Five brilliantly affordable places to find art for your home

Whether your style is minimal and sleek, with one bold piece dominating your home space, or you prefer an eclectic mix of prints, artwork and canvas on your wall – art is a very subjective point of discussion.

Since we moved house and unwrapped the art we brought with us, I’ve realised that I am definitely a maximalist when it comes to the pictures I put on the walls. There is no way around it – I love clusters and groups of things altogether.

But I am also sentimental, meaning a lot of our old stuff isn’t probably what I would choose now, but I love it, so it’s staying and working with the new.

And while I love art and would LOVE to be able to splash out on original works, I don’t have that kind of money.

So here are five brilliantly affordable places I have found art for my own home.

1: JUNK SHOPS

What’s that saying? One man’s trash is another man’s treasure. Here’s another saying, lock me in a junk shop for an hour and I will find something to buy.

Charity shops, vintage stores, thrift shops, antiques barns – anywhere that sells old stuff, head straight for the pictures. If nothing else, you might find a cheap bargain with an amazing frame you can re-use. The two little pictures above didn’t look much stacked up with lots of other things, but give them some space and they shine. The fact they are in a pair adds to the impact.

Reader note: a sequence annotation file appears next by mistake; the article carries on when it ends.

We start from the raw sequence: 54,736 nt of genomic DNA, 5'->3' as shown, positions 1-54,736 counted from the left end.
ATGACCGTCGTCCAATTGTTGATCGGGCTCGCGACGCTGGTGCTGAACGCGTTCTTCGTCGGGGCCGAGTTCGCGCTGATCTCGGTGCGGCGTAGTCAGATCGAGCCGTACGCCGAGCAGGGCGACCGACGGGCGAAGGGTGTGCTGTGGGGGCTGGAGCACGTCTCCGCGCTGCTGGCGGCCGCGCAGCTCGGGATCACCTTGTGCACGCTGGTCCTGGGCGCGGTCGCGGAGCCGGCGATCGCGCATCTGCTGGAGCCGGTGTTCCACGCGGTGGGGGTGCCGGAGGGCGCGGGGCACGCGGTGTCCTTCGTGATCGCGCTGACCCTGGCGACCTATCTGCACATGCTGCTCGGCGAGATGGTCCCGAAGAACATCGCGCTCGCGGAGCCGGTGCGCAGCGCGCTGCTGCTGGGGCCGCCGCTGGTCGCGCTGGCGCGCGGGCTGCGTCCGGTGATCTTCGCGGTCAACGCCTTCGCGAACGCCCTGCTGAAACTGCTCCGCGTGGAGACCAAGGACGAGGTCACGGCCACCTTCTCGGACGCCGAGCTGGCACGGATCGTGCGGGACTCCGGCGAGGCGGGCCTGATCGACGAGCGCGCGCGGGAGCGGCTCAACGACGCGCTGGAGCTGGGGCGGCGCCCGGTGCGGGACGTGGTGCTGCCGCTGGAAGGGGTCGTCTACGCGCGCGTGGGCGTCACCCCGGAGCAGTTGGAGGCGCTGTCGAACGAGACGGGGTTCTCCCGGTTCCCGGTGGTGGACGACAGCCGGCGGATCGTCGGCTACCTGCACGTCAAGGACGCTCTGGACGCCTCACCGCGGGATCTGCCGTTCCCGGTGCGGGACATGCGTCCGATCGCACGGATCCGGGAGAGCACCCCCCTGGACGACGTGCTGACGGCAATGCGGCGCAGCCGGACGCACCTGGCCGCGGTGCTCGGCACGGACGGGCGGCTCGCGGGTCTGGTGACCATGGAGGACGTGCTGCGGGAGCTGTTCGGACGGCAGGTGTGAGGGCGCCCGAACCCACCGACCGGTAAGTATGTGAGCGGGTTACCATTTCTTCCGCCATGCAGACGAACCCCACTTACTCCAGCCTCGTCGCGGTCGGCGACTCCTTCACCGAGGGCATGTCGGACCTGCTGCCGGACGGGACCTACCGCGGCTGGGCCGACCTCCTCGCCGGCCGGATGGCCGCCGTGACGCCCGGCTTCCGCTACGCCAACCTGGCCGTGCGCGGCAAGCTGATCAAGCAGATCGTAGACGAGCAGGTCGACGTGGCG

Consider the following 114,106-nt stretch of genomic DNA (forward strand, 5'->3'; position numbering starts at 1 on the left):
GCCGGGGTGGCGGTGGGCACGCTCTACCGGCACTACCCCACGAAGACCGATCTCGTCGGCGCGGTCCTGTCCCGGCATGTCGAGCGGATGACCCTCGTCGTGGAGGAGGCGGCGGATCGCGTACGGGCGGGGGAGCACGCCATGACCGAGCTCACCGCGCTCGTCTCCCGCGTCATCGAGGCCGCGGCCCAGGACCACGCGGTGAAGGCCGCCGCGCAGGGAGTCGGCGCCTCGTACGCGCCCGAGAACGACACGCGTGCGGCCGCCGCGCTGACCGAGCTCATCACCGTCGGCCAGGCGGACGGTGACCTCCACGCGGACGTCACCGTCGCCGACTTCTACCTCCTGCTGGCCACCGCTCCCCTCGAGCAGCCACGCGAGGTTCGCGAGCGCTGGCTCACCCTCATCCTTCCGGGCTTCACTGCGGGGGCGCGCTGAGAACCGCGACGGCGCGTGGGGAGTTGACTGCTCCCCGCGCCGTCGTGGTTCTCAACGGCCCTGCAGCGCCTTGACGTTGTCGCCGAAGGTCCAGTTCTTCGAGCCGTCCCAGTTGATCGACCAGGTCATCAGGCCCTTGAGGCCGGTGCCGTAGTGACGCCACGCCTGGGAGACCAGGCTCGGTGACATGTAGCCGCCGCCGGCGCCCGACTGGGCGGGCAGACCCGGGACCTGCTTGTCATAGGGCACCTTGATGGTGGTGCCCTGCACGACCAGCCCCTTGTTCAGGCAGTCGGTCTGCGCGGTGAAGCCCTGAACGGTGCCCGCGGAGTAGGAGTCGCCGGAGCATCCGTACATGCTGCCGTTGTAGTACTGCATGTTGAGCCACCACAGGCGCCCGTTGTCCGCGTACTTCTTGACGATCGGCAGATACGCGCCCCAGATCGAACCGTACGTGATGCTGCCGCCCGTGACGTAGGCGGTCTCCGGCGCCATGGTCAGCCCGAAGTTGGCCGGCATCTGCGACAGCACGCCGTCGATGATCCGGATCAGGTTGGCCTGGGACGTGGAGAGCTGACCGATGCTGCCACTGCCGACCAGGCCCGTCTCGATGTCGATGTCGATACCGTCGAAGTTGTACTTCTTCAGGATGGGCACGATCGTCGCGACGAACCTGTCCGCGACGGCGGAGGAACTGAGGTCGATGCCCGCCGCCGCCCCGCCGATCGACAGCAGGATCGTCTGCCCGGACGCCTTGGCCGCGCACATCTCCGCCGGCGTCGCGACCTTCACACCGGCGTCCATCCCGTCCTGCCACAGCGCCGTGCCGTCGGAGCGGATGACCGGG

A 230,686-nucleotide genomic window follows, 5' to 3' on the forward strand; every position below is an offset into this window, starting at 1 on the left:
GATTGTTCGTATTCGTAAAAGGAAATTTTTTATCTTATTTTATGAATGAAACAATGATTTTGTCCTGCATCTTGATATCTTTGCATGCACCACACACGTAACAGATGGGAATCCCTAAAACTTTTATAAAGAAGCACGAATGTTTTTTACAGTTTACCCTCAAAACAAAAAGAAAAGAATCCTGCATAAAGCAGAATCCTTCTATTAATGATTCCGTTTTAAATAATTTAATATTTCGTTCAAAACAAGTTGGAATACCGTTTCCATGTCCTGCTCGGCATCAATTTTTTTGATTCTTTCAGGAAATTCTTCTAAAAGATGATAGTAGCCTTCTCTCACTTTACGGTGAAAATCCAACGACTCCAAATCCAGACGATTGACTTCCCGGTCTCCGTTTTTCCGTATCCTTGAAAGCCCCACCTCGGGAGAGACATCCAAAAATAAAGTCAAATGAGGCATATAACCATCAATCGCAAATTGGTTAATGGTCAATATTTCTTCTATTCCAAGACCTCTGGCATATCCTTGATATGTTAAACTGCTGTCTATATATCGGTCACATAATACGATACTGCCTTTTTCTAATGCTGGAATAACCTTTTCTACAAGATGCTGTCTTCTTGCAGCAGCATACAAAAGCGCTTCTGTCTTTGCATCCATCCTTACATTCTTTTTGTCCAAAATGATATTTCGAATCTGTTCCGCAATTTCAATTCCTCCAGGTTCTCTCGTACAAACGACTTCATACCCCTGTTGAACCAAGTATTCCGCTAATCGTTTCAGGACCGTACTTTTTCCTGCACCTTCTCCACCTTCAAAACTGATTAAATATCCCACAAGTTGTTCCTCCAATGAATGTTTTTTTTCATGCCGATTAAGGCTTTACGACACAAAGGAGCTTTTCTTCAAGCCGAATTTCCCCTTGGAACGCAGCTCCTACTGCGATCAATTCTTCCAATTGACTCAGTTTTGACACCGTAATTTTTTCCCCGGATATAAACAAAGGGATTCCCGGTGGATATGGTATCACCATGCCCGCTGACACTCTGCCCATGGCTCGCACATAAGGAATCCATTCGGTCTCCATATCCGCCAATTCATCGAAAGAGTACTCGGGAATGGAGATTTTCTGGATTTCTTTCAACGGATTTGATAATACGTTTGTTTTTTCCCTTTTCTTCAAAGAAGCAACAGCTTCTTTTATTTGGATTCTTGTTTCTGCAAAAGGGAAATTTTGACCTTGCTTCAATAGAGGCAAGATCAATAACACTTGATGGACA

I’m a sucker for any kind of floral picture and this slightly twee oil painting in a dark wood frame will look modern and cool once I’ve hung it with a group of different prints. The beauty is all in the mix of art.

And these LOVE letters caused me to slam the brakes on while driving past a junk shop in Harwich, Essex. They were in the window and I, well, LOVED them. The shop owner suggested they may have been from a Beatles exhibition, but a reader got in touch on Instagram and said they were from an old window display in Accessorize! Grouped together on our staircase, they give real impact and goes to show the beauty of shopping somewhere a bit different.

2: GIFT SHOPS

I have two children who both have a way better social life than me. Therefore, I now own a wrapping paper and card drawer. But looking for wrapping paper holds another useful purpose. Over the years I have found countless gorgeous sheets that are WAY too nice to destroy with sticky tape and poor folding – so I bulk-buy cheap and hang them up as art.

The selection above are some of my most recent purchases – picked up on a weekend’s trip to the Cotswolds at the , cost £1.75-£2.75 each. Check out places like , and independent card shops who might have an in with a local artist.

3: YOUR OWN CAMERA

I know what it’s like. We live in a world of digital images and are overwhelmed by how many we have. And how on earth can we get them in some semblance of order so as our children will have SOMETHING to remember us by when we’ve gone?! Speaking of children, if you have any – or indeed animals you’re particularly fond of – you will feel four times as overwhelmed by the number of images you’ve taken of them on your phone, your camera, your Aunty Doris’s Facebook images etc etc